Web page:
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Leak Detection and Repair

Does your leak detection and repair (LDAR) program suffer from a lack of real-time data?

Eco-friendly Environment
François Châteauneuf
Date  January 2020

For regulatory compliance purposes or out of concern for the environment, the public, and your employees, you undoubtedly have a program in place for detecting and repairing leaks at your refinery or plant. But is it actually effective? Is it really worth the (often very high) cost?

What are the best solutions on the market today? Satellite data is one option. Satellite data is inexpensive, but the resolution is not high enough to give you a detailed view of your plant, and cloud cover greatly reduces its effectiveness. What about drones and thermal imaging cameras? They’re much more effective, but they are also a lot more expensive—and that’s before you factor in the personnel required to operate them.

In the United States, the EPA requires plants to install sensors to monitor benzene levels. The Canadian government has signaled its intent to do the same with the introduction of the proposed Regulations Respecting Reduction in the Release of Volatile Organic Compounds (Petroleum Sector), which will require comprehensive LDAR programs to prevent leaks and monitor concentrations of certain volatile organic compounds (VOC) along facility boundaries. With the measures currently in place, the risk of overly long delays in detectimg and stopping major leaks is too high. Currently, EPA “Methods 325A and 325B” require refineries to install tubes that capture ambient gases along the perimeter of the facility. They must then send the tubes to a lab for testing and wait two weeks for the results. The time required is too long if there is a leak. Think about the consequences this could have for your employees—and the general public! Plus, how can you be sure whether the leak is coming from your plant or the one next door? Imagine what would happen if it took you several weeks to respond…

Recently, a Reuters article reported that ten US refineries emitted excessive benzene, potentially harmful for their employees and the surrounding neighborhoods. Those events show that we need to react quickly when there is a benzene leak.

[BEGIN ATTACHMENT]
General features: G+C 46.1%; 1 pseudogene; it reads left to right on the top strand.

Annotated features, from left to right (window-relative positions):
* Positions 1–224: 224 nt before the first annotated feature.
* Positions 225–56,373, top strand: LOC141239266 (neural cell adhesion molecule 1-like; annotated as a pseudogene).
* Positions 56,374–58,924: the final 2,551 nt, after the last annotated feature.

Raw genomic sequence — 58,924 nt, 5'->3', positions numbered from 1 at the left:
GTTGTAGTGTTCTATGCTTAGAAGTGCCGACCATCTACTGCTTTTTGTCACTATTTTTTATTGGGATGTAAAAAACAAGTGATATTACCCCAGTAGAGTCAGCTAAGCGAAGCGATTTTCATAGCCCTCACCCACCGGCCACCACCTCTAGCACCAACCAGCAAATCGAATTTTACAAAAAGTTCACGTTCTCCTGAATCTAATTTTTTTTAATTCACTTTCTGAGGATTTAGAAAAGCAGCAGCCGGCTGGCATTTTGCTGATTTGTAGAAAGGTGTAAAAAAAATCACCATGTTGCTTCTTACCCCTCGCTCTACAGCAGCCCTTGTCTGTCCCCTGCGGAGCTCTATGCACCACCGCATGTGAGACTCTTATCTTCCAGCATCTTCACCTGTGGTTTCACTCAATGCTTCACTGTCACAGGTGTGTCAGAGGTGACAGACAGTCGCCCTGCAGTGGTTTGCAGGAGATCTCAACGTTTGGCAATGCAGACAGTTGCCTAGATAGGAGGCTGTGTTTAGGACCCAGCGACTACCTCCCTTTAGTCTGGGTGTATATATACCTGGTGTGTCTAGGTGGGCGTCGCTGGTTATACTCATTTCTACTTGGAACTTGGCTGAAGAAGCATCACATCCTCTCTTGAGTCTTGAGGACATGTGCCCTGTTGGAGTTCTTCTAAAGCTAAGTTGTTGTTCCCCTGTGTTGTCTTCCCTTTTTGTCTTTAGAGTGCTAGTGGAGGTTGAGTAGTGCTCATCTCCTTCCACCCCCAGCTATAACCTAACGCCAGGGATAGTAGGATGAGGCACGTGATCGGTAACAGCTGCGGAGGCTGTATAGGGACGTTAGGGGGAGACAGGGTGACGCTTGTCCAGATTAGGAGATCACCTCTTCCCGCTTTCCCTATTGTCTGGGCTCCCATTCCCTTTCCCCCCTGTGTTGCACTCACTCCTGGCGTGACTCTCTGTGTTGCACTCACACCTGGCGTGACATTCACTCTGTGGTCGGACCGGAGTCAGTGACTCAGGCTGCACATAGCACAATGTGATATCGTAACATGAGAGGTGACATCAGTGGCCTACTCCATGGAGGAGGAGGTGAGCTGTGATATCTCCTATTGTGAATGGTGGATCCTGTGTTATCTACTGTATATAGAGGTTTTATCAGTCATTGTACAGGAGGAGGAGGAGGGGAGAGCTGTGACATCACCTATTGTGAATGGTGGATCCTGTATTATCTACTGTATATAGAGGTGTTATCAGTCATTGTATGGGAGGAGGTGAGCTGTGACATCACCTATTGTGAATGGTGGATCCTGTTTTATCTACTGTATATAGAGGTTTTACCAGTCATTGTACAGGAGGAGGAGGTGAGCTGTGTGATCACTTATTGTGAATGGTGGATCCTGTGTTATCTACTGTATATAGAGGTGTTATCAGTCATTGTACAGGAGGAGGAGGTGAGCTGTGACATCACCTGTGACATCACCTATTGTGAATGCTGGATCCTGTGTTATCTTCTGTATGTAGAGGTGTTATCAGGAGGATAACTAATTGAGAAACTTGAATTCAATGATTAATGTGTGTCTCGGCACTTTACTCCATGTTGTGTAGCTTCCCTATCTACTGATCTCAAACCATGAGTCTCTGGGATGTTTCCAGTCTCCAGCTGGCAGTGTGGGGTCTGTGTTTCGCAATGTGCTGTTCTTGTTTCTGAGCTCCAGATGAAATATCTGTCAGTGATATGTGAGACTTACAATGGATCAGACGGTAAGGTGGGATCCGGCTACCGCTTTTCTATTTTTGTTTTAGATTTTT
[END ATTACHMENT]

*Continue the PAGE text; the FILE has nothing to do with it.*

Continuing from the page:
What can you do to comply? How can you be a more responsible corporate citizen dedicated to protecting the health of your workers and the people in your community? Have you considered installing real-time sensors linked to a software program? This could be the fast, effective, and affordable solution you’re looking for. Sensors can be positioned around the plant to give you real-time data on what’s happening in your environment. Factoring in weather data and neighboring emissions, they give you the results you need using precise triangulation. Once a software-linked sensor detects a gas, you’ll receive an alert allowing you to take immediate safety measures. That means no more waiting for lab results or having to pay for complex and expensive systems. You’ll get real-time results so your team can take quick, decisive action.

Why wait for a law or regulation? It’s only a matter of time before governments require companies to report their VOC emissions in real time. Optical technologies can help you implement the most effective program for your plant at lower cost than the solutions available on the market. As an optics/photonics specialist, INO offers unique technology based on ultraviolet resonance Raman spectography to detect benzene . Raman sensors can be deployed around the perimeter of a refinery or any other facility to act as a line of defense that provides up-to-the-minute alerts. 

We all know VOC emissions present health risks. Certain compounds, such as benzene, may contain carcinogens and are harmful to the environment. By incorporating new optical technologies, you’ll have the peace of mind of knowing that you’re not putting your employees or the environment at risk. Moreover, you will reduce the likelihood of falling prey to an unfortunate event that could seriously damage your reputation.

For more information or if you have any questions, feel free to contact our team of experts at INO.

About the author

François Châteauneuf

Energy, Resources and Environment - Manager

François Châteauneuf received his Ph.D. in Chemistry from Laval University and his D.Sc. in Chemical Physics from the University of Paris-XI in 1997. He worked as a Systems Engineer before joining INO in 2006 where he managed the Environment Program and supervised development activities around elastic and spectroscopic LiDARs. Since 2018, François is the Energy, Resources and Environment Business Unit Manager.

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